Category Archives: Patently BIOtech

Patents Not an Issue in the Fight Against Ebola

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As of October 23,2014 more than 4,900 people have died from the current Ebola outbreak, concentrated in the three West African countries of Sierra Leone, Guinea, and Liberia. Frustrated that the process of getting experimental vaccines to West Africa was not moving fast enough, some were quick to blame intellectual property rights. But in reality, as government officials were quick to point out, the WHO first needed to resolve important ethical and safety considerations before a vaccine that Read More >

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Need for Patent Reform May be Overblown

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Amid the cacophony of calls for patent reform legislation, mounting evidence demonstrates patent trolling may be on the wane. As we reported earlier this month, the number of new patent cases filed in federal court has dropped by an astonishing 40 percent as compared to this time last year. A new data analysis by Unified Patents data shows more signs that patent troll suits are in decline.

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BIO Submits Joint Supplemental Comments on the USPTO March Guidance

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Last week BIO, alongside a number of member companies and private individuals, submitted supplemental comments to the U.S. Patent and Trademark Office concerning their March 2014 Guidance on patent subject matter eligibility. In July, BIO and international bio-industry associations had submitted comments to the USPTO expressing concern about the Guidance, and its impact on the patent eligibility of biotechnology inventions. Since July, USPTO staff has indicated a final revision to the Guidance would be released Read More >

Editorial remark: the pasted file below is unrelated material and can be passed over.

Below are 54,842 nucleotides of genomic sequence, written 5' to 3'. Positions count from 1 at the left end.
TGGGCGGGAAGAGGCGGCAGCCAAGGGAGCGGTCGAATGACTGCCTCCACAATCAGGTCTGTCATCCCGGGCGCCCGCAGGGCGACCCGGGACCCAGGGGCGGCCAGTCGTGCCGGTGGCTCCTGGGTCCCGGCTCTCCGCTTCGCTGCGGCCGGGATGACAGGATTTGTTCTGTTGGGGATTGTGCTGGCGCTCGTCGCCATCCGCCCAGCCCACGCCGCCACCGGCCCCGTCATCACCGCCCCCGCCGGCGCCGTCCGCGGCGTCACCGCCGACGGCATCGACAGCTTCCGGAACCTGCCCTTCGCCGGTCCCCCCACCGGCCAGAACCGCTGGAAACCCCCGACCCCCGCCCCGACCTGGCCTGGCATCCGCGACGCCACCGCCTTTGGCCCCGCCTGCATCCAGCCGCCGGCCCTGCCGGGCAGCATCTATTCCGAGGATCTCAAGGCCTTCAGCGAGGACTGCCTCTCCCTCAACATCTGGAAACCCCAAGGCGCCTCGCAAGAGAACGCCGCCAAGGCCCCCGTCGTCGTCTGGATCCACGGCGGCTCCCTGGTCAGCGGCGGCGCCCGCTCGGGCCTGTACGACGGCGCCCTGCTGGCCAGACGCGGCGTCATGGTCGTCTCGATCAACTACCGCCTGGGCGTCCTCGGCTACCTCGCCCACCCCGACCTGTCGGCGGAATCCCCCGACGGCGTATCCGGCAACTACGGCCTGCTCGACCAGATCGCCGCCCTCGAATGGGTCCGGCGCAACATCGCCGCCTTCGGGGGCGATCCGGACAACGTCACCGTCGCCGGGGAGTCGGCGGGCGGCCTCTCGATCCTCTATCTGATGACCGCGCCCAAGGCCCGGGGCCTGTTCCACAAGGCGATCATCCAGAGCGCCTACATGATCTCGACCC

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Patent Cases Down by 40% in 2014

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The number of new patent cases filed in federal court has dropped by an astonishing 40 percent as compared to this time last year. This trend has some questioning whether Congressional patent reform is even necessary. Some legal experts are attributing this drop to the fallout from the U.S. Supreme Court’s recent Alice vs. CLS Bank decision. In June, SCOTUS ruled in the case of Alice that certain subject matter which had been patentable (a computer-implemented Read More >

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Should the USPTO Allow the Patenting of Living Organisms?

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Last year, a question was submitted to the GMO advocacy website GMOAnswers about whether or not the USPTO should allow the patenting of living organisms. Under 35 U.S.C. 101, “the laws of nature, physical phenomena, and abstract ideas have been held not patentable.” Therefore the USPTO cannot and does not award patents on living organisms that were merely discovered in nature. However, the U.S. Supreme Court Ruled in Diamond v. Chakrabarty that a “nonnaturally occurring Read More >

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